Big jump on the Upper Rhine
Whether downstream or upstream, where water is dammed, ships need to overcome height differences. As part of the renewal of the concession for the Ryburg-Schwörstadt power station, the boat transfer facility there was renewed in 2018. The crane manufacturer Innokran installed two crane systems with hoisting technology from STAHL CraneSystems.
On its 1,232.7 km journey from its source in Switzerland to its mouth in the North Sea, the Rhine covers an altitude difference of 2,345 metres. In the Upper Rhine region alone, the approximately 150 km long section between Lake Constance and Basel, the water drops by a total of 150 m. This relatively steep gradient results in numerous rapids, such as the Ettikoner Lauffen, and waterfalls, such as the Rhine Falls near Schaffhausen – the largest waterfall in Europe. The water of the Rhine and its energy are much in demand: the Upper Rhine is used for small boats, is a popular excursion destination and in summer a paradise for canoeists and kayakers. At the same time, eleven barrages and twelve hydroelectric power stations produce environmentally friendly electricity – a challenge for smooth shipping traffic.
The Ryburg-Schwörstadt power station is located at kilometre 143. With a capacity of 120 MW, it is the largest hydroelectric power station on the Upper Rhine. The weir of the power station is located on the Swiss side of the Rhine, the machine hall on the Baden side – meaning the power station lies exactly on the state border. Thanks to a pedestrian crossing, the border between Germany and Switzerland can easily be crossed by pedestrians and cyclists above the water. However, the barrage of the power station – like any barrage – represents a barrier for boaters and fish migrating upstream: those who travel on and in the Upper Rhine have to overcome a height difference of 10.6 m between the tailwater and headwater sides at the Ryburg-Schwörstadt power station. To make this possible, extensive fish ladders have been built for the fish, and there is a special boat transfer system for the ships.
Previously, a rope winch was used to transfer the boats from the tailwater to the headwater. It pulled the boats out of the water via an inclined ramp. The boats were then transported to the re-entry point on a roller conveyor. In the course of the concession renewal for the power station, the complete transfer system was also to be redesigned. The Swiss company Inauen-Schätti AG was responsible for the conversion measures. Inauen-Schätti AG commissioned the German company Innokran GmbH to build the transport system. Innokran GmbH has been a certified crane building partner of STAHL CraneSystems for many years and offers all crane construction work from planning through production to assembly. “Initially it was planned that we would only supply the drive components for the new transfer system. After several discussions with Inauen-Schätti AG, however, a complete design and construction of the transfer system by us turned out to be the most sensible solution,” recalls Klaus Fetzer from Innokran. “In February 2018, the concept of the system was ready with a portal crane on the tailwater side and a pillar jib crane on the headwater side.”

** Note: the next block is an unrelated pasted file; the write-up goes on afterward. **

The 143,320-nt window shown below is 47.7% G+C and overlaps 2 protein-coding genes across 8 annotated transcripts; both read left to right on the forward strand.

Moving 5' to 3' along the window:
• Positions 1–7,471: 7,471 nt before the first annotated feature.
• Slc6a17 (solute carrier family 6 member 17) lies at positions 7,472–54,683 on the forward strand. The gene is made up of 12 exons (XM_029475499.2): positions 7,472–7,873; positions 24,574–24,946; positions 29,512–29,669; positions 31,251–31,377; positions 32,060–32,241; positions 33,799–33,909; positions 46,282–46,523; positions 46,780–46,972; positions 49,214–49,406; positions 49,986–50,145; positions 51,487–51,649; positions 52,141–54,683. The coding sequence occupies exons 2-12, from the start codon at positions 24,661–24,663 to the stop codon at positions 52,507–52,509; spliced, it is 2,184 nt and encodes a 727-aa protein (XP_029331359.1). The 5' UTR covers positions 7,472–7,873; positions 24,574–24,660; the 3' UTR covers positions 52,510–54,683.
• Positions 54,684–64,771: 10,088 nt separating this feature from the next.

The boats are lifted ashore from the landing stage at the headwater. A 6.47 m high pillar jib crane with a load capacity of 4,000 kg and a reach of 6 m was installed for this purpose. An ST 50 chain hoist from STAHL CraneSystems lifts the boats out of the water. When the boats are on land, they are transported in a vehicle approximately 100 m past the weir to the entry point at the tailwater and then lowered back into the Rhine. For this purpose, a stationary portal construction was erected. On the water side the portal is 20 m high, on the land side only 6 m high. The length is 20 m. Innokran installed a specially manufactured double girder suspension crane with a span of 5.40 m on it. Two stationary SH 40 wire rope hoists from STAHL CraneSystems, each with a load capacity of 2,500 kg, safely lift the boats back into the water using a lifting beam. The wire rope hoists can be used individually or in tandem operation with the help of a radio control system. A maintenance walkway on both sides facilitates inspection of the system. “To ensure smooth operation in all weather conditions, the hoists and controls of both systems are equipped with standstill heaters and weather protection roofs,” explains Klaus Fetzer.
Boats up to 15 m long, 2.20 m wide and with a total weight of 2,000 kg can be transported with the new transfer system without any problems. Five months after the order was placed, the new system went into operation in July 2018 and proved its worth directly in the high shipping season.